Report: Overfishing is still the norm

Some fisheries are reforming their ways, but the global pictures remains grim

By Lindsay Abrams
October 30, 2013 5:49PM (UTC)
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Just how bad is overfishing? Daunting-yet-solvable bad? Or "The End of Seafood" bad?

Different analyses -- some perhaps overly alarmist, and other definitely not alarmist enough -- will tell you different things. The Washington Post's WonkBlog calls attention to a new paper from researchers at the University of British Columbia that attempts to put the various opinions into context.


The report's authors, Tony Pitcher and William Cheung, call attention to recent studies such as this one, which found that over half of the world's fisheries have either collapsed or are at great risk of doing so:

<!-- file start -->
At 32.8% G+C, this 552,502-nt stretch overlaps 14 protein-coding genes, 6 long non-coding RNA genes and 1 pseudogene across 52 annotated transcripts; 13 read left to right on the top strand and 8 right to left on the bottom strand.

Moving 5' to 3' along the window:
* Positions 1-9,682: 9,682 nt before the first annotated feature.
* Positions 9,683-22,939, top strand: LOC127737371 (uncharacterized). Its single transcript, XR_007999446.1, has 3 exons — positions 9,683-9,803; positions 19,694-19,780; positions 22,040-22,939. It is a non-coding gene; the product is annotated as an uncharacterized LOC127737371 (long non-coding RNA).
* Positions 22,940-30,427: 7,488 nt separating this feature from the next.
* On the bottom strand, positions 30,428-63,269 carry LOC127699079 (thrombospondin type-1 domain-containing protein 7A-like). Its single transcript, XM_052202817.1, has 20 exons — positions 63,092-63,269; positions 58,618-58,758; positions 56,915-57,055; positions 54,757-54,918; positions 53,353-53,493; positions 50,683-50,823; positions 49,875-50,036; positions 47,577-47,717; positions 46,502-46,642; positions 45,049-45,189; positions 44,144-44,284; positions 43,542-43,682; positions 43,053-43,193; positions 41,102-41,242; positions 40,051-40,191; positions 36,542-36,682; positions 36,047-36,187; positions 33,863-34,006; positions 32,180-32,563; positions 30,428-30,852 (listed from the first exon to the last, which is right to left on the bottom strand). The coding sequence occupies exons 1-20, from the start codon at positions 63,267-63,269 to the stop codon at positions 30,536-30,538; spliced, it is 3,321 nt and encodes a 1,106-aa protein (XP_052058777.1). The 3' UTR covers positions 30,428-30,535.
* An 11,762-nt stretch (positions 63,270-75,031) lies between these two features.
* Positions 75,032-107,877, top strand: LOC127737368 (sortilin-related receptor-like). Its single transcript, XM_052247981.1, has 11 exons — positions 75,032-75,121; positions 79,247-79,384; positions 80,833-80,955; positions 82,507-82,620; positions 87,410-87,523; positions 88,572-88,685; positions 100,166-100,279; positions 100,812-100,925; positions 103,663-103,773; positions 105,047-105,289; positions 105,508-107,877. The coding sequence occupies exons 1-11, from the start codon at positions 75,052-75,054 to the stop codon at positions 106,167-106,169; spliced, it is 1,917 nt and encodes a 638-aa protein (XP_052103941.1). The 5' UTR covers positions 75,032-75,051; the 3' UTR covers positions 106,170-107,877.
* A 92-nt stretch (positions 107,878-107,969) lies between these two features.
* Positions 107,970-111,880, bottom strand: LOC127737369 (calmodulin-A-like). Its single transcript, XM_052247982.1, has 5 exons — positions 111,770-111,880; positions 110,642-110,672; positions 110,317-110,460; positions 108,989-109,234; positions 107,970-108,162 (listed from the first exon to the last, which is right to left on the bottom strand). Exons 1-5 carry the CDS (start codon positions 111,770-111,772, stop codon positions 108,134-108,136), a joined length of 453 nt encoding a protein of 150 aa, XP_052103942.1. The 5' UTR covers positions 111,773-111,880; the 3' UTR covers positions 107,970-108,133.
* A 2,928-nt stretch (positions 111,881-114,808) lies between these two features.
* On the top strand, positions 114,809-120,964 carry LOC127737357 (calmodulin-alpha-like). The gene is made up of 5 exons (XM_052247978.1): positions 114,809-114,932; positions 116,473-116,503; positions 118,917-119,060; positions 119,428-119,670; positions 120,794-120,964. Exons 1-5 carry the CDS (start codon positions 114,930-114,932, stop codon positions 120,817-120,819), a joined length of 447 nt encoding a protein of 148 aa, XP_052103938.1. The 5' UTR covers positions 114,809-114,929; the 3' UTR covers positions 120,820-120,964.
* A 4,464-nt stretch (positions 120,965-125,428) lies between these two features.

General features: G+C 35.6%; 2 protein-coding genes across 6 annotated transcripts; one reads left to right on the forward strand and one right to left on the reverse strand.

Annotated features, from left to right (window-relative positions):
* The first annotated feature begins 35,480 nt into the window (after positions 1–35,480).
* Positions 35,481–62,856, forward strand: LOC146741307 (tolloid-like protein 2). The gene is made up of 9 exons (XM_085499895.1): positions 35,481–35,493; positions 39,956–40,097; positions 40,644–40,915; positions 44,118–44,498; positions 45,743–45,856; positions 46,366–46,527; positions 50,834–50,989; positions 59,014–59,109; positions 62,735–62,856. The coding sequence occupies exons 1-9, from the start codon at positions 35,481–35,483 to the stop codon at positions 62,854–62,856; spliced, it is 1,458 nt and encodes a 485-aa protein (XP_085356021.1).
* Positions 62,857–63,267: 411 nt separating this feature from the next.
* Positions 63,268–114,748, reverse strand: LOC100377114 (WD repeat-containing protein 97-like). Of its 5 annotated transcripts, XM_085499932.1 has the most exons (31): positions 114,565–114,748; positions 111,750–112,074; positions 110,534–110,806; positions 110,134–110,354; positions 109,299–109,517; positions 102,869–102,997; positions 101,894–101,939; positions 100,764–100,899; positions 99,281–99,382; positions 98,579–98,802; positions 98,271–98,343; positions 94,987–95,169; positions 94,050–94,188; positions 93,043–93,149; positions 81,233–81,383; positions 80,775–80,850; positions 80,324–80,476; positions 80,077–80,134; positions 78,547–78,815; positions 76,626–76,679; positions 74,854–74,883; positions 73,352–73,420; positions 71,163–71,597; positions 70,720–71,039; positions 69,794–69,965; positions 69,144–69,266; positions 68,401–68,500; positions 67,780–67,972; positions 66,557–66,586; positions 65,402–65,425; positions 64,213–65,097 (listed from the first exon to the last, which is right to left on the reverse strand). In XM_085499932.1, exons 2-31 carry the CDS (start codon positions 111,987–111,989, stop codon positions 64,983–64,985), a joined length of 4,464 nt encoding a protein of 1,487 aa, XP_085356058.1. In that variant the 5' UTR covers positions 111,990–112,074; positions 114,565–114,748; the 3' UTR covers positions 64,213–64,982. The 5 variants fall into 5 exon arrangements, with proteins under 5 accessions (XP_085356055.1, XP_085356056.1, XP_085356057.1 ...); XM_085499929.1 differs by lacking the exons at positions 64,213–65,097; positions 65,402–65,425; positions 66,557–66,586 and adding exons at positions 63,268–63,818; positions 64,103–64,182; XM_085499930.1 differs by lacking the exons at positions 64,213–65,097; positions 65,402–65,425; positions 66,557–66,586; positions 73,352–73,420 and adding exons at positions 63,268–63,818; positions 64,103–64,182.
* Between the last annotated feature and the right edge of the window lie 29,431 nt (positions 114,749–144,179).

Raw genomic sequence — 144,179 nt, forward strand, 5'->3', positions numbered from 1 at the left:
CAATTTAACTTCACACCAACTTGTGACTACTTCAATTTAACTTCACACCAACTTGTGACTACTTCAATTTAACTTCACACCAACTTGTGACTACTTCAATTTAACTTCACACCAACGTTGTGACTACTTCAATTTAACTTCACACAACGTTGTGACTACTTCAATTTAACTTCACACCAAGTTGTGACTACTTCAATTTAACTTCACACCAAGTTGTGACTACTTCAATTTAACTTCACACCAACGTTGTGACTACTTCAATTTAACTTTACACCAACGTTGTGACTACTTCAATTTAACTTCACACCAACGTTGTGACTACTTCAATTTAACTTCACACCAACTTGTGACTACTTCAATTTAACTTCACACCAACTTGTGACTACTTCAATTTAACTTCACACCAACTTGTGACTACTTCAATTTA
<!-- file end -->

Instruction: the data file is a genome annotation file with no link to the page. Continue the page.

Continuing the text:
[caption id="attachment_13520776" align="alignnone" width="486" caption="History of the status of world fish stocks from the FAO catch database 1950–2008."][/caption]

And, because that estimate is disputed, they include other metrics as well. What seems to be the most telling is this plot of effort put into fishing -- as measured by engine power and days spent at sea -- compared to the amount of fish actually caught:


[caption id="attachment_13520778" align="alignnone" width="498" caption="Global changes in reported fisheries catch, nominal effort and estimated effective effort"]Microsoft Word - Pitcher[/caption]

Their conclusion: Some fisheries are improving, but they're in the minority, while overfishing remains the norm worldwide.  "There are a few places where fisheries are doing better: The U.S., Australia, Canada, Norway," Pitcher told the Post. "But those are relatively rare. In most places, the evidence suggests that things are getting worse."

Lindsay Abrams

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Related Topics ------------------------------------------

Fisheries Oceans Overfishing Seafood